AZED CROSSWORD 2174
CHARET (Printer’s Devilry)
1. K. Milan: Some ornaments in ba/r I’ll soften, piano.
2. A. J. Wardrop: Of a kind with ruffs and su/its, ducks and loons (ref. clothing & birds).
3. Dr E. Young: You can find in attic bin bat/s, in a variety (ref. Greek wine).
D. Appleton: ‘Nock’ and ‘no’ – t/wo similar words with the same meaning but different etymologies.
E. Bassett: Beyond chance, land under ar/able would be appropriate (ref. church design).
P. Biddlecombe: Gay son mar/rying to discredit Putin (ref. protests at Sochi Winter Olympics).
T. C. Borland: Leftover bones for our poo/r eats.
Dr J. Burscough: Jo and Meg, mar/rying as ‘Little Women’ to become ‘Good Wives’?
S. Collins: One who loves, mo/urns regularly for his passion at Starbucks.
R. B. Harling: Not being used to junk, rigging-master of lor/ries raising yard.
D. V. Harry: Gourmet feels nectarine and pea/r, eats if they’re really ripe.
R. J. Hooper: Crude aquatints – i.e. t/hird-rate compared to Goya, say.
B. Jones: Some pieces by ba/ritone, rich, dark and broody (tritone-rich).
R. Kimbell: Chomping on his third plateful, Bunter spluttered, ‘This bat/on’s crustier’
J. C. Leyland: I’m vexed to find local ben/t on getting my wine bar licence refused.
C. J. Morse: Four-letter words? Ingrid’s having no un/ruly child’s play.
M. Owen: Tireless rescuers involved in sea, r/oiling, to bring victims to safety.
W. Ransome: The politically self-righteous bigot often goes to pri/ories.
P. A. Stephenson: Couple late in mar/rying for a Christmas baby.
P. L. Stone: Thae making hoo/-ha, everyone’s blootered!
J. R. Tozer: Student site a/ired after a vigorous PE lesson.
J. Vincent & Ms R. Porter: What does a holiday maker in the alps do if he is injured climbing? Su/es!
C. Weatherley: All the couples joining protest, mar/rying to change the law.
A. Whittaker: Monsters in Scottish lo/re, a sure jackpot for tourist board.
G. H. Willett: If stressed, perhaps put in with Ada: t/reats there for relaxation.
D. & N. Aspland, M. J. Barker, M. Barley, D. J. Bexson, G. Borooah (USA), P. Cargill, I. Carr, D. Carter, J. & B. Chennells, N. Connaughton, P. & B. Coomer, K. J. Crook, E. Dawid, V. Dixon (Ireland), W. Drever, D. J. Fleming, Dr I. S. Fletcher, H. Freeman, R. Gilbert, G. I. L. Grafton, A. Harker, D. Harris, R. J. Heald, R. Hesketh, G. Johnstone, C. Loving, M. Lunan, S. G. G. Macdonald, W. F. Main, D. F. Manley, P. W. Marlow, M. Martin, I. D. McDonald, C. G. Millin, T. J. Moorey, R. A. Norton, R. J. Palmer, D. Protheroe, D. R. Reed, G. Rosser, T. Rudd, Dr S. J. Shaw, N. G. Shippobotham, P. Taylor, R. C. Teuton, S. J. J. Tiffin, L. Toole, A. J. Varney, M. Wainwright, Ms S. Wallace, L. Ward (USA), J. West, T. West-Taylor, R. J. Whale, P. O. G. White, J. Woodall (France), A. J. Young.
Despite a very warm welcome for the return of an old favourite, the entry was disappointingly low: only 173. Perhaps the appalling weather and widespread flooding had something to do with it. There were few mistakes, mostly NALLA for NABLA, and your favourite clue, of 18 nominated at least once, was ‘He likes to think he’s a good saxophonist but he isn’t’ for OBECHE, three votes ahead of ‘After a rough voyage there’s many a bonking in the quayside inn!’ (SUNDRI).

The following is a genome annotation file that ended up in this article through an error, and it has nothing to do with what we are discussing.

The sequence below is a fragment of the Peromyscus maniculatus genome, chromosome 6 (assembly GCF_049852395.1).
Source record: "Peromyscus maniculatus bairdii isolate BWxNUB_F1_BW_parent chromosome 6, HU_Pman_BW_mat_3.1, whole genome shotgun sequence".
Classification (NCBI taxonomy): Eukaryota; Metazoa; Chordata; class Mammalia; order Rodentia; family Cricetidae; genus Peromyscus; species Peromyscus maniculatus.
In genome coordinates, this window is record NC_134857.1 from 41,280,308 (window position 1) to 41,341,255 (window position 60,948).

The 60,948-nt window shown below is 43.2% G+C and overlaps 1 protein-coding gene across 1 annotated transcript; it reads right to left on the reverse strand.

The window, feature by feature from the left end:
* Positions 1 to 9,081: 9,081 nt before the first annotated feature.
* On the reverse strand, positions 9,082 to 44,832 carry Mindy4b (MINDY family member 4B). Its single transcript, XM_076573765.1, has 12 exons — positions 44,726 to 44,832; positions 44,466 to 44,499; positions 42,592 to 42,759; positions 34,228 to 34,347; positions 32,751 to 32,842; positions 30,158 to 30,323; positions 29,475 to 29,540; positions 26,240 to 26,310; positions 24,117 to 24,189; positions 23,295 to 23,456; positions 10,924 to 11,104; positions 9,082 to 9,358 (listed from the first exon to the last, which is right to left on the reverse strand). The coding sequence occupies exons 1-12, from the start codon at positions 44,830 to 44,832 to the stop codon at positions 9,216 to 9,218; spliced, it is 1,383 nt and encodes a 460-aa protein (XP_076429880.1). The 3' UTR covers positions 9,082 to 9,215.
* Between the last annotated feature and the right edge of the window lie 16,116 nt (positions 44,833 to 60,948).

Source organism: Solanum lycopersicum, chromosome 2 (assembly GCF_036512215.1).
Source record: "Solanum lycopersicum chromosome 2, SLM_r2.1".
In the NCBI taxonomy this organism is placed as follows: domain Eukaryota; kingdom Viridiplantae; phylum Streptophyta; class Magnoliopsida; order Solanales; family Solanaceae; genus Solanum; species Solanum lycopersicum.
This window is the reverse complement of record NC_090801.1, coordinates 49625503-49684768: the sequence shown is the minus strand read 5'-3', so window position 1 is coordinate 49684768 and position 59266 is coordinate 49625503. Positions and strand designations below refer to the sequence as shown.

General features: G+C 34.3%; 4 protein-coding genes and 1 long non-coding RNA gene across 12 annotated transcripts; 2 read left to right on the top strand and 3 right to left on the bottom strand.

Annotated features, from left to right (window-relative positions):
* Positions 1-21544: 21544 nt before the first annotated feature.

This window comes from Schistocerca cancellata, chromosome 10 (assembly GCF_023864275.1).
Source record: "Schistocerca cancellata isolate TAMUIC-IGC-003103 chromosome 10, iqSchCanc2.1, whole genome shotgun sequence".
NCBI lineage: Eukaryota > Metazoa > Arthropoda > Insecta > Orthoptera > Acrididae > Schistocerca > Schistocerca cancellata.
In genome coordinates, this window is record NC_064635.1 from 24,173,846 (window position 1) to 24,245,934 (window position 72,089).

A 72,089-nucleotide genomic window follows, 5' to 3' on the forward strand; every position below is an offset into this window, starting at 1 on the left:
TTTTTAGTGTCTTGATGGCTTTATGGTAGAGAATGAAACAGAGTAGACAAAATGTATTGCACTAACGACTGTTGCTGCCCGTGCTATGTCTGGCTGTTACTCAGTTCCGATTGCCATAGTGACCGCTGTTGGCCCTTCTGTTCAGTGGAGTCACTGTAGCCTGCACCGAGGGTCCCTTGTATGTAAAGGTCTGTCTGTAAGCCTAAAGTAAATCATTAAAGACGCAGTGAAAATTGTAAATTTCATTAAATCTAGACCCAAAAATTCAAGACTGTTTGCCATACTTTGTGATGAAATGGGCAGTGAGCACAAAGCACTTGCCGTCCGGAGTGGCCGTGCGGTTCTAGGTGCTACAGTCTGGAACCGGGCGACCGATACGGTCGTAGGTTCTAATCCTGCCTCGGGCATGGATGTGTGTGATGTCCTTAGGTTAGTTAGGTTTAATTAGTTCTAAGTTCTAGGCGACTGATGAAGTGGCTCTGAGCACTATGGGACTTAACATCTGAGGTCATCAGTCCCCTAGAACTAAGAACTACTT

I must apologize straight away for ALKALIN, which is certainly not in Chambers, and is only justifiable as a bona fide word from its appearance in the OED as an obsolete 17th-century alternative spelling, and from the fact that, according to the Internet, it is an acceptable word in ®Scrabble – I’ve no idea why. I think I simply misread ALKALIS in Chambers Words, and naturally never had reason to check the dictionary entry thereafter. I’m so sorry for the trouble caused. No one got it wrong.
I was asked by more than one competitor whether I adopt a special approach to the construction of a PD grid that differs from that for a normal Plain. Not really, except that as each word goes in I have to be sure that it will be susceptible to devilry. (I don’t as a rule plan the clue as a whole at this stage, though a number of general treatments may spring to mind.) I simply can’t afford to arrive at the cluing process for a word which proves totally unworkable in PD. I choose the clue word before cluing any of the rest, aiming to offer you a reasonable range of possible approaches. CHARET actually proved a little less friendly than I had hoped (and as you doubtless discovered), but it nevertheless yielded an impressive range of ideas. Part of the knack is, as I’ve said before, to produce wording that reads convincingly in both devilled and undevilled forms. If either is less convincing, it must always be the devilled form.
Thought is already being given to a get-together to mark Azed No. 2,250, which is due to appear in July 2015. In the past such gatherings have taken the form of a dinner (or more recently a lunch) at one of the colleges in Oxford. Could I invite realistic suggestions (included with competition entries or separately) as to how the format might be modified or added to, with a view possibly to encouraging newer solvers or those unfamiliar with Azed puzzles to come along. It would certainly be nice to swell the ranks of regulars.
And finally, Mr N. G. Shippobotham’s VHC, omitted in error from the slip for No. 2,165, was ‘“Too rude” for this?’ (anag. & lit.). Short and sweet.